Dealing with GERD, and Embracing the Clean Gut Diet

By Ryan Snyder, 5 April 2014

I've been dealing with stomach issues for the past 7 months. I'll spare you the not-so-fun details, but essentially I was experiencing food-based triggers, where after consuming certain foods and beverages (namely spicy foods, coffee, alcohol, and highly acidic foods such as tomato sauce) my body would begin sweating, shaking and trembling, I'd have trouble breathing, and my stomach would constrict to the point where I could only eat half of a meal. The gastroenterologist diagnosed me with gastroesophageal reflux disease (GERD) and mild cases of both a hiatal hernia and Barrett's esophagus.

This all came as a shock to me. Although I run a Meat Club, I still eat a balanced diet full of veggies and exercise regularly. Admittedly, I've relied way too much on coffee and alcohol throughout my tech career to cope with work-induced sleep deprivation and stress, and consuming Ibuprofen for headaches after staring at the computer screen too long was probably a bad idea too.

The gastroenterologist prescribed Omeprazole, which I took long enough to quell my stomach so that I could begin eating full meals again. But I'm not the kind of person who likes to take medication to heal symptoms, especially not when that medication has well-documented side effects. So, I began researching dietary programs that had a focus on naturally healing the stomach and gut.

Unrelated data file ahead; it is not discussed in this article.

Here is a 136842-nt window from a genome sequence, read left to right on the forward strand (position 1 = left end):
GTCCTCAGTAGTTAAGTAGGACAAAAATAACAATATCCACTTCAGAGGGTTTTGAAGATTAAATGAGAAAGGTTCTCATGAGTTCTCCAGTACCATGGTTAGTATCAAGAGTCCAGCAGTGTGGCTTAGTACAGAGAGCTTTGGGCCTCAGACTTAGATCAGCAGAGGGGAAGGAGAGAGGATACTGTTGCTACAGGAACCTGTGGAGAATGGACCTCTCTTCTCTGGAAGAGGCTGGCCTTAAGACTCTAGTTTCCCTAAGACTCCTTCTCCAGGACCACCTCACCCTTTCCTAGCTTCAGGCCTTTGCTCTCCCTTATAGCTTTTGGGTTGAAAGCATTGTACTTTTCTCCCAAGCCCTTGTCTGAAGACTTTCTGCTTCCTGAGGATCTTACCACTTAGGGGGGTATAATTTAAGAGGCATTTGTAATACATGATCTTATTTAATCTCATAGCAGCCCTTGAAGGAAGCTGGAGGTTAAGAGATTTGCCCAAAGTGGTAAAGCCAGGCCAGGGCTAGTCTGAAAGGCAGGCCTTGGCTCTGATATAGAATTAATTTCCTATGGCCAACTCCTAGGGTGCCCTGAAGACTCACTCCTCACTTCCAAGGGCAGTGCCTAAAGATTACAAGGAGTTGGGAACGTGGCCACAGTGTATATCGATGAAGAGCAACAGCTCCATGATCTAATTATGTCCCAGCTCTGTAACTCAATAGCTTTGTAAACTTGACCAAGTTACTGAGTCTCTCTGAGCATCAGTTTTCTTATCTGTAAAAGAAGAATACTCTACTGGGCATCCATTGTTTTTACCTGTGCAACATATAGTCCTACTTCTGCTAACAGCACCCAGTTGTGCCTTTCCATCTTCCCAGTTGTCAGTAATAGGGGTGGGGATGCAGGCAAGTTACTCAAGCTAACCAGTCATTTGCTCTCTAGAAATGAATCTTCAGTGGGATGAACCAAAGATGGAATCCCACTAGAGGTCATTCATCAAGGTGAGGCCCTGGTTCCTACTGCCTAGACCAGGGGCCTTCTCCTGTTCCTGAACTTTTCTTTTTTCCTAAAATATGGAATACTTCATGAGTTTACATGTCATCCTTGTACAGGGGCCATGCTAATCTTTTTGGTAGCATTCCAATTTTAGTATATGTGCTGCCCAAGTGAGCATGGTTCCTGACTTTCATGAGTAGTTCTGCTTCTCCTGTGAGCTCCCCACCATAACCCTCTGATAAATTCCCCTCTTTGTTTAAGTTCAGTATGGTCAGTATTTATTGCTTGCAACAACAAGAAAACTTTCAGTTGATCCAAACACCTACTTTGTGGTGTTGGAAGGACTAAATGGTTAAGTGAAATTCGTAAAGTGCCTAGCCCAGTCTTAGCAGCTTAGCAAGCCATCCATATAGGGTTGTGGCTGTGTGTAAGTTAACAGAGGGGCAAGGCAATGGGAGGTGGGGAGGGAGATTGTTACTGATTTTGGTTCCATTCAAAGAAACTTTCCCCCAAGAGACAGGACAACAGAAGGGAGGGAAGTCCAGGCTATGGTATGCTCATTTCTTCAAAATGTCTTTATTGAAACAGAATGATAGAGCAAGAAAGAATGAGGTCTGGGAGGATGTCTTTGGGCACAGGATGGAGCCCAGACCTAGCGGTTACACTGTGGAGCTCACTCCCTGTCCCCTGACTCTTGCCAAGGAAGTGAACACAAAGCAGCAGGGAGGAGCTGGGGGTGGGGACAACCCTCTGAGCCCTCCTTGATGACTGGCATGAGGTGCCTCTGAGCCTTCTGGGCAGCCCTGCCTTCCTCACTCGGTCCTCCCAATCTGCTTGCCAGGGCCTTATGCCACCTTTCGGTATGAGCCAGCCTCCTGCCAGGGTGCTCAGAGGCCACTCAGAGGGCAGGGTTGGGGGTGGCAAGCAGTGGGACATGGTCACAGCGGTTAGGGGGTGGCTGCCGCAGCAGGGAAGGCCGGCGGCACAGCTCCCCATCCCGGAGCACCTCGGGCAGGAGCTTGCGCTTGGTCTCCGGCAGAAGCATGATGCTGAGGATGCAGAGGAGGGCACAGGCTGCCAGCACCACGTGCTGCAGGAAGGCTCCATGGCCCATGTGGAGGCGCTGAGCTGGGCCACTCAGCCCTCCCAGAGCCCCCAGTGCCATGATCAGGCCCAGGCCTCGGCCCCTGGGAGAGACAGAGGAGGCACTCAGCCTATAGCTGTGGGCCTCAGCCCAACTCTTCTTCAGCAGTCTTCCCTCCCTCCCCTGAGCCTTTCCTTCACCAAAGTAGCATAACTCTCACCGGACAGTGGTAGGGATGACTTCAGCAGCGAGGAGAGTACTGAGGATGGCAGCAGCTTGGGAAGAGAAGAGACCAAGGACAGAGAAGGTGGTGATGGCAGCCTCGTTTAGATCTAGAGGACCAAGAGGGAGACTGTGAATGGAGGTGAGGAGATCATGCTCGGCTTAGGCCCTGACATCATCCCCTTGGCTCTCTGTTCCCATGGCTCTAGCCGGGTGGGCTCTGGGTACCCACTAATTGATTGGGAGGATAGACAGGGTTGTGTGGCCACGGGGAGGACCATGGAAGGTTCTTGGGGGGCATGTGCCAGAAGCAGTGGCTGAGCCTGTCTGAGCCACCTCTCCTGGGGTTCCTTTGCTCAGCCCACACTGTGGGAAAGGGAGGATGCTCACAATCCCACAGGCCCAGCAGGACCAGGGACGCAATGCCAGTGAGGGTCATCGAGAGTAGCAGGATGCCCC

In late February I started the Clean Gut Diet, based on the book by Alejandro Junger, in order to clean out my innards and reintroduce probiotic bacteria into my stomach and intestines. The gist of the diet is this — For 3 weeks you'll eliminate all caffeine, sugar, alcohol, dairy, and gluten from your diet, start each day with a fruit and veggie smoothie, eat 80% vegetables and 20% meat or legume protein for lunch and dinner, and consume a number of probiotic, vitamin, and health supplements with your meals. For the 4th week, you'll gradually reintroduce gluten and dairy into your diet.

Over the course of 3 weeks, I consumed 4 gallons of coconut water, cooked or juiced 12 pounds of carrots, and tossed or blended 8 pounds of greens. I lost 7.8 pounds, even though losing weight was not a goal for this diet. Afterwards I felt tremendously better. I hadn't experienced a food-based trigger since starting the diet, and the other issues that I'd been experiencing, such as feeling cloudy-headed, lethargic, and on the verge of illness at all times, had mostly disappeared. I still had and continue to have some stomach pain, but it is finally at a tolerable level.

I don't consider myself to be fully healed, and I know that I'll need to begin a life-long routine of taking better care of myself. I'll continue to run Meat Club — because if you're going to eat meat, it should be sourced from farmers who raise their animals right and it should taste awesome. But I'll be cutting back my coffee and alcohol intake significantly, increasing my exercise routines, eliminating stress, and making sure I get the right amount of sleep every night (I've promised myself I would lose zero hours of sleep over my job this year). The Clean Gut Diet was a great way to kickstart this healthy routine.